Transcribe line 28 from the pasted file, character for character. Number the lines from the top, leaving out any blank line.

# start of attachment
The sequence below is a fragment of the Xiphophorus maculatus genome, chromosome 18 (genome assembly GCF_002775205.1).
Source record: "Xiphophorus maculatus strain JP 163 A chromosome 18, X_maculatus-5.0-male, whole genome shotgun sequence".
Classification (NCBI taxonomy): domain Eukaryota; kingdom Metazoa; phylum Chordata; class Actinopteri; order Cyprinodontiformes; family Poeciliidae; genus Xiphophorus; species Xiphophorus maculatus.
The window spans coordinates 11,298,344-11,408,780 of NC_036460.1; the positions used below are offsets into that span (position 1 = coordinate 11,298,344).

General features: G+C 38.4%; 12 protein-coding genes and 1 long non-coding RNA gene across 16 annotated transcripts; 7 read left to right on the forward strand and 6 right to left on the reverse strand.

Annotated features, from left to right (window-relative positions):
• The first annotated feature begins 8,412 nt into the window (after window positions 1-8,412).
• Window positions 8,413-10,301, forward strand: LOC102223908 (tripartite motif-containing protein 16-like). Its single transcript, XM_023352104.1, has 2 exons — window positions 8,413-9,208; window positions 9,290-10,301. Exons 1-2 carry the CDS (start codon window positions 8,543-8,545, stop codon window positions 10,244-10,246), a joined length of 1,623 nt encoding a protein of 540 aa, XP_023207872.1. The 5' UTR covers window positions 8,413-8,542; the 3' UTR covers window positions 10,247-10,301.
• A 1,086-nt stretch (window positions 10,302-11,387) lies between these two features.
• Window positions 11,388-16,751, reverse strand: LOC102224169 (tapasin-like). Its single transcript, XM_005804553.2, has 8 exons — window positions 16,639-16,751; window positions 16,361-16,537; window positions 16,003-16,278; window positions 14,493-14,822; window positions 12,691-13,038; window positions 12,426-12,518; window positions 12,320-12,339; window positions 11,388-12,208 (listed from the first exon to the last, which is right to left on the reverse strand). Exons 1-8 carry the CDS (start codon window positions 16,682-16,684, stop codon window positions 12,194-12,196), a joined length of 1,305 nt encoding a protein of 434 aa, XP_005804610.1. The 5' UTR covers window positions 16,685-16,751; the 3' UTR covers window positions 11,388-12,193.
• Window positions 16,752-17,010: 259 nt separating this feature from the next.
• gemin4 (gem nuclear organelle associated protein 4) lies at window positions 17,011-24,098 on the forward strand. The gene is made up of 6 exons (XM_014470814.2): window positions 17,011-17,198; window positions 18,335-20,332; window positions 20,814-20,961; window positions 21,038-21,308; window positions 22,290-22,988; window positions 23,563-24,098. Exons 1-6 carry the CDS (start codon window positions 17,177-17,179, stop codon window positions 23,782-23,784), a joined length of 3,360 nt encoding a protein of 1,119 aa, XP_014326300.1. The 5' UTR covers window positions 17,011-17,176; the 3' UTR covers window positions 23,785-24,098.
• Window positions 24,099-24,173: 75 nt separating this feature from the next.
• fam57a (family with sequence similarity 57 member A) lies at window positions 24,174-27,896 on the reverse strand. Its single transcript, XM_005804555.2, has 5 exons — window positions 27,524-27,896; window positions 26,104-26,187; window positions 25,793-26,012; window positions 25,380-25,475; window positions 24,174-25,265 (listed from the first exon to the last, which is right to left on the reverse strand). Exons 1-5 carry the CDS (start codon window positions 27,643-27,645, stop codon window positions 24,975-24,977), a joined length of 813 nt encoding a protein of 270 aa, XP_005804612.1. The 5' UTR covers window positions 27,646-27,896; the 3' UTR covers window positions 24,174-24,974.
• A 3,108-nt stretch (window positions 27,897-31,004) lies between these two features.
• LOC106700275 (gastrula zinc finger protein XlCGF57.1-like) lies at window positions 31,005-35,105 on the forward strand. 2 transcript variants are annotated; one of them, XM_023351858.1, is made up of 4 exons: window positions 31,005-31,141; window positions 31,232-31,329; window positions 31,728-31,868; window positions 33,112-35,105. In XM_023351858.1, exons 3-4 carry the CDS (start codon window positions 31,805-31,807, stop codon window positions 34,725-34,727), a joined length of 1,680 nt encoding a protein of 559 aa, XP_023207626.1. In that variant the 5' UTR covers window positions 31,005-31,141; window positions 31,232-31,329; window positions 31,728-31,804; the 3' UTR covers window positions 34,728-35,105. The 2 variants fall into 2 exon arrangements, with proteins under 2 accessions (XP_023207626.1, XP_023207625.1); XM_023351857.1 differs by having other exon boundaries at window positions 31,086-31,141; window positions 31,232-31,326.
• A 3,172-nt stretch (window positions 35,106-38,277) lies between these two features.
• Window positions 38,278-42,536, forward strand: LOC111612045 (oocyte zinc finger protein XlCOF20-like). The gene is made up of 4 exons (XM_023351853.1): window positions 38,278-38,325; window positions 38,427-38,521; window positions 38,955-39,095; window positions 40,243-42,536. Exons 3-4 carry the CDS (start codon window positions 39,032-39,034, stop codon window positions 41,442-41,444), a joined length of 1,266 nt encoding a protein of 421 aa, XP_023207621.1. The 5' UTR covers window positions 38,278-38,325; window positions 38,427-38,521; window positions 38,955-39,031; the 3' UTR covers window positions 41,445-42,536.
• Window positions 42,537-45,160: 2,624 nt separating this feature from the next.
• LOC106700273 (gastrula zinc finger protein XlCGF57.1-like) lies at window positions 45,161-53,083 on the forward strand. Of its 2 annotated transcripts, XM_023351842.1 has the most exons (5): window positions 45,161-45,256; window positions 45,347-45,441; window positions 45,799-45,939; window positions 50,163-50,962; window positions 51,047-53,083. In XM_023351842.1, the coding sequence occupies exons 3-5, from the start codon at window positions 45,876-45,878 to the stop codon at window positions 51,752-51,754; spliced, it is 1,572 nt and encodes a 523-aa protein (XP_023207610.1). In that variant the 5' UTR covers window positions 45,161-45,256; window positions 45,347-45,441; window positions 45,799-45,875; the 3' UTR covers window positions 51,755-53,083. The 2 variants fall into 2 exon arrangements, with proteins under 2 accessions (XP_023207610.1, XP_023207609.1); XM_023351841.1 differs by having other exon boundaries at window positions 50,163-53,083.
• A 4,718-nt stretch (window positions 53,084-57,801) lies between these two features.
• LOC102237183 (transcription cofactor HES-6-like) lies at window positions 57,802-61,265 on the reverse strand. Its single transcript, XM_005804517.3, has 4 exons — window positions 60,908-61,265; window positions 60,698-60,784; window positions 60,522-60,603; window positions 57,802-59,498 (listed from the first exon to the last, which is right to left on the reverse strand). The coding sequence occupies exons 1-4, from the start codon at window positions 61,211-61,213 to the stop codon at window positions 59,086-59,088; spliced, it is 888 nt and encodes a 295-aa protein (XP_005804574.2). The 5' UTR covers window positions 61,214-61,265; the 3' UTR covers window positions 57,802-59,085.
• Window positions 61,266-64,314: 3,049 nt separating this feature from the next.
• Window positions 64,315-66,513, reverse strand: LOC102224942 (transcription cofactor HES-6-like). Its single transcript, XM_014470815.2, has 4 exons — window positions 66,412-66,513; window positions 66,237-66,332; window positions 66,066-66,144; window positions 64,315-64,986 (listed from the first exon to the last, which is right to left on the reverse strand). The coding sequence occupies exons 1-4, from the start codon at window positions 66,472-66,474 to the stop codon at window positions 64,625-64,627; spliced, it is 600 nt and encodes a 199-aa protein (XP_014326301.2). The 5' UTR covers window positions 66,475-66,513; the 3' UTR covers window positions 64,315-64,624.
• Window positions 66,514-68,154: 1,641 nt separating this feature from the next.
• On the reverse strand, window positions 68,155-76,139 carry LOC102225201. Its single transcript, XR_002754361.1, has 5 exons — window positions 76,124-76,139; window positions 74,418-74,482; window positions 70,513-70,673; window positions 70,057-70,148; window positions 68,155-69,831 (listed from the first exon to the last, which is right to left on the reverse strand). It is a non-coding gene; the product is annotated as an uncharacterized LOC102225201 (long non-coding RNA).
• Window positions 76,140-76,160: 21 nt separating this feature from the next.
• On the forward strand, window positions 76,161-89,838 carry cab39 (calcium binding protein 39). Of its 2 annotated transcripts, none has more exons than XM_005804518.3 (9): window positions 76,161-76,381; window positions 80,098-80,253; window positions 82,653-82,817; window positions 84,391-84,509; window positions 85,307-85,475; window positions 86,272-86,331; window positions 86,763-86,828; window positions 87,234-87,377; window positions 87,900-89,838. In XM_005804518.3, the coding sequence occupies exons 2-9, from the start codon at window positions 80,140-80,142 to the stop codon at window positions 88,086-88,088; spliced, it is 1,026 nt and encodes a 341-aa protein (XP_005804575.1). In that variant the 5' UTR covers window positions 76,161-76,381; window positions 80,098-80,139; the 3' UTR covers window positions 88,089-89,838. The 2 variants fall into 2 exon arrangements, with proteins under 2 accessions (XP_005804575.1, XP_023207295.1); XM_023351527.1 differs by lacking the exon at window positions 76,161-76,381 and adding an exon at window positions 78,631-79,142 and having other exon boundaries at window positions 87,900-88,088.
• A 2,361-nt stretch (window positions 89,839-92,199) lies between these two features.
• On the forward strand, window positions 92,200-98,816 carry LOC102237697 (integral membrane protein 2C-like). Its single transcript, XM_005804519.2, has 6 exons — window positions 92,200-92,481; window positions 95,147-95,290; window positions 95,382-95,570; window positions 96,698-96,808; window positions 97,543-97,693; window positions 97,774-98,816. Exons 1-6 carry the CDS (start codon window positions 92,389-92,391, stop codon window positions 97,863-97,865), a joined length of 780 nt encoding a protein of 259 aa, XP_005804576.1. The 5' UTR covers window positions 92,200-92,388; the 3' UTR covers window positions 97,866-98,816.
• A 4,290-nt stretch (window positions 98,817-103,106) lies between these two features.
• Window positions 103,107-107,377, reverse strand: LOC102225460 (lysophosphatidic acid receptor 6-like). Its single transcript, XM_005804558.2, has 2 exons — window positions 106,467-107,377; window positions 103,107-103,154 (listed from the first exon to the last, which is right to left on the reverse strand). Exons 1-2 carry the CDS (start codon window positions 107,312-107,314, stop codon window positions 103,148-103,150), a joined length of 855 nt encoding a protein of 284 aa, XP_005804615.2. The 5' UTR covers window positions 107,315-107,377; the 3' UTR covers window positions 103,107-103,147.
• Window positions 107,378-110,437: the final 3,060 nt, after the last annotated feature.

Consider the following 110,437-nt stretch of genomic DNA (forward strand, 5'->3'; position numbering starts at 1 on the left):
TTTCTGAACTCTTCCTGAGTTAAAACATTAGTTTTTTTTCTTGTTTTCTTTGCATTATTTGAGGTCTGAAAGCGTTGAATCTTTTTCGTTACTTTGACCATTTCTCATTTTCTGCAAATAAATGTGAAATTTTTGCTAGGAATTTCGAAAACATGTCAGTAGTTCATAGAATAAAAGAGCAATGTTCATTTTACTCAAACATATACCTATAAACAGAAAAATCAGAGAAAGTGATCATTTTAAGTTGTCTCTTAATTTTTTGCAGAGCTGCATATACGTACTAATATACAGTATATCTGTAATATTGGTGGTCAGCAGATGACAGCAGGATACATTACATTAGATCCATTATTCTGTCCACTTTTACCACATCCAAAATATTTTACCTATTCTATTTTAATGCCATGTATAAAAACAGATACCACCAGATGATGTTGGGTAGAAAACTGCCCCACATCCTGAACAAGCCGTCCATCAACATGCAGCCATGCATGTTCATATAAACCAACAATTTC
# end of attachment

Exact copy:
• On the forward strand, window positions 76,161-89,838 carry cab39 (calcium binding protein 39). Of its 2 annotated transcripts, none has more exons than XM_005804518.3 (9): window positions 76,161-76,381; window positions 80,098-80,253; window positions 82,653-82,817; window positions 84,391-84,509; window positions 85,307-85,475; window positions 86,272-86,331; window positions 86,763-86,828; window positions 87,234-87,377; window positions 87,900-89,838. In XM_005804518.3, the coding sequence occupies exons 2-9, from the start codon at window positions 80,140-80,142 to the stop codon at window positions 88,086-88,088; spliced, it is 1,026 nt and encodes a 341-aa protein (XP_005804575.1). In that variant the 5' UTR covers window positions 76,161-76,381; window positions 80,098-80,139; the 3' UTR covers window positions 88,089-89,838. The 2 variants fall into 2 exon arrangements, with proteins under 2 accessions (XP_005804575.1, XP_023207295.1); XM_023351527.1 differs by lacking the exon at window positions 76,161-76,381 and adding an exon at window positions 78,631-79,142 and having other exon boundaries at window positions 87,900-88,088.